THE GILDED AGE REVISITED: PROPERTY OF A DISTINGUISHED AMERICAN COLLECTION
The most prominent items within this scene are three ripe golden apricots, softly rendered and slightly blushed. The three balance on a curving wooden branch, that lies horizontally across most of the visible stone surface and partly serves as a landing place for a delicate dragonfly. Two deep green leaves attached to the stem of one of the apricots are poised above the scene, their large and sinuous forms, topped by one small bumblebee, highlighted against a muted background. Mirroring the forms of this foliage are the outstretched wings of small fly and a red butterfly who flutter at right. The red of this butterfly is echoed in the other fruit that sit very close to the foreground. Next to the sprig of juicy currants at left is a wild strawberry whose stem reaches towards one of the apricots. To the right of these are two cherries surrounded by a few droplets of fresh water. One smooth and auger shell lies across the right foreground, and three other shells of various textures and shapes are strewn throughout: one cowry shell lies behind the auger, while a marble cone and a small black and white cone (conus abraeus) lie to the left of the peaches. Though visually stable in the composition, all of the elements are so realistically rendered and arranged that it seems any slight movement of the panel would cause them to move: the auger shell in the foreground might roll out of position, the droplets of water may turn into puddles, and the single spider hiding under the shadow of a leaf at center might quickly scurry away.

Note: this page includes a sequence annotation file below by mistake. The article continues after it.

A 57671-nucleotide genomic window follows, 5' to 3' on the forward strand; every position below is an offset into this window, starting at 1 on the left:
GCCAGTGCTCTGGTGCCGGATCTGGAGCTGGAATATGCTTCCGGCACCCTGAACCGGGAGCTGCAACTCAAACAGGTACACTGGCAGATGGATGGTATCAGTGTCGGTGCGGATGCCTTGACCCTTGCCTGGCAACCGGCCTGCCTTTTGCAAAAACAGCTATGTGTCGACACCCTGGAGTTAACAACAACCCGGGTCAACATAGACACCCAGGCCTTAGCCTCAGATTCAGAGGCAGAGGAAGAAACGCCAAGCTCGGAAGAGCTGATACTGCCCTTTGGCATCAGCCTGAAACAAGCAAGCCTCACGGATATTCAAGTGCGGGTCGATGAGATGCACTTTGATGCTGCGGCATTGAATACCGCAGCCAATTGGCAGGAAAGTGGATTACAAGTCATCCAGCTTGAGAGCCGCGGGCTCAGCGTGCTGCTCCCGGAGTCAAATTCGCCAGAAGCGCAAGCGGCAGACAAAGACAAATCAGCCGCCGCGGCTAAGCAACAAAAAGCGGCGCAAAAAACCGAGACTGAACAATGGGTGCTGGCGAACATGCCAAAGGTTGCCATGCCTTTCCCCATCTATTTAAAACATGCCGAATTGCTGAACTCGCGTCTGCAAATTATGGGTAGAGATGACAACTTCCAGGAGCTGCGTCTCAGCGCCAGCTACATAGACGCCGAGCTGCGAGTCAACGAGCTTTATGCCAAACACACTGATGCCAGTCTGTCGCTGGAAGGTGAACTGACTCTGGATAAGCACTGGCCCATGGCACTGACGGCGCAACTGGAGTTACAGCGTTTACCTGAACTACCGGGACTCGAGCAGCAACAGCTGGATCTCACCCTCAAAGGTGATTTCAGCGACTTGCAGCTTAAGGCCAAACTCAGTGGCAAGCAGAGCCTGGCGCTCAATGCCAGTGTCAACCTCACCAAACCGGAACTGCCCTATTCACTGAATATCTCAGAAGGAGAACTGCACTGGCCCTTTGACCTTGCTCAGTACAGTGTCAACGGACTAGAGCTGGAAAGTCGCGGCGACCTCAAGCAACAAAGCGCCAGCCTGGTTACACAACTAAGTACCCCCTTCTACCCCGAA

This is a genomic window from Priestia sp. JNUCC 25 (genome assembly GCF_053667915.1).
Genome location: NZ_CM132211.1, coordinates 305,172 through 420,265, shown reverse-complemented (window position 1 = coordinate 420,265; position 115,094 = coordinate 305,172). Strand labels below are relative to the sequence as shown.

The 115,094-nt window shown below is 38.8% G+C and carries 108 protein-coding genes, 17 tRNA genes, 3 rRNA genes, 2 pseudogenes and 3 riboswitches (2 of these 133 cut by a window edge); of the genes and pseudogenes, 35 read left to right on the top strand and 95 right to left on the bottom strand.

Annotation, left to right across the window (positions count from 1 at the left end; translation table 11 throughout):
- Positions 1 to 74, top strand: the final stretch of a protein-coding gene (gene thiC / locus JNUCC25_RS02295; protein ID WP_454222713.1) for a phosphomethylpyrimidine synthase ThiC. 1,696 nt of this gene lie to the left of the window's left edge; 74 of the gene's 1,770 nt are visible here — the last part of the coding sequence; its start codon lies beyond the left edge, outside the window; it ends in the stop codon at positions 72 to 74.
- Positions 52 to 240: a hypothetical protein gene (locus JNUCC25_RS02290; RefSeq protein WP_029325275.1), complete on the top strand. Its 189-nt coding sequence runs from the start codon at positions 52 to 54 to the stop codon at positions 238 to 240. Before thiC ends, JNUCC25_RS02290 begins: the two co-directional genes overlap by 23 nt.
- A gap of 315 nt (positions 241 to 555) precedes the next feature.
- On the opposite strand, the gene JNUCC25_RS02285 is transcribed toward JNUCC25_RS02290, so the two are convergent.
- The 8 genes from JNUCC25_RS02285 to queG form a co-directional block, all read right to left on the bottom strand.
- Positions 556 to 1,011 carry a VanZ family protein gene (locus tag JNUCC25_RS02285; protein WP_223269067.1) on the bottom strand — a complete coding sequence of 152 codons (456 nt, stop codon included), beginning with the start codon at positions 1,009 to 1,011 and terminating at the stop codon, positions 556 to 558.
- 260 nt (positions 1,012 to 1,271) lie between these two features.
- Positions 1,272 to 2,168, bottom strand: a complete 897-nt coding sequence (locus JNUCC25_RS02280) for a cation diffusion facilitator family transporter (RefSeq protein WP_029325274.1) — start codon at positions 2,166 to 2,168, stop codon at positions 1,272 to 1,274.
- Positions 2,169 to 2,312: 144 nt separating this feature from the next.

Van der Ast was trained by his brother-in-law, Ambrosius Bosschaert the Elder (1573-1621), and had learned from him the fundamentals of painting, in particular the accurate depiction of flowers, fruits, shells, insects, baskets, and Chinese-export ceramics - the subjects of his paintings. He may also have learned from Bosschaert the art of making drawings or watercolor studies of flowers, fruits, and shells to use as models that could be variously combined. A clear difference, however, exists between the two artists. Whereas Bosschaert's blossoms are crisp and their colors vivid, Van der Ast softens his forms with diffuse contours and more muted colors. Light no longer plays evenly over the surface, but selectively highlights specific details and the central core of the composition, creating a more diffused image than any comparable painting by Bosschaert.
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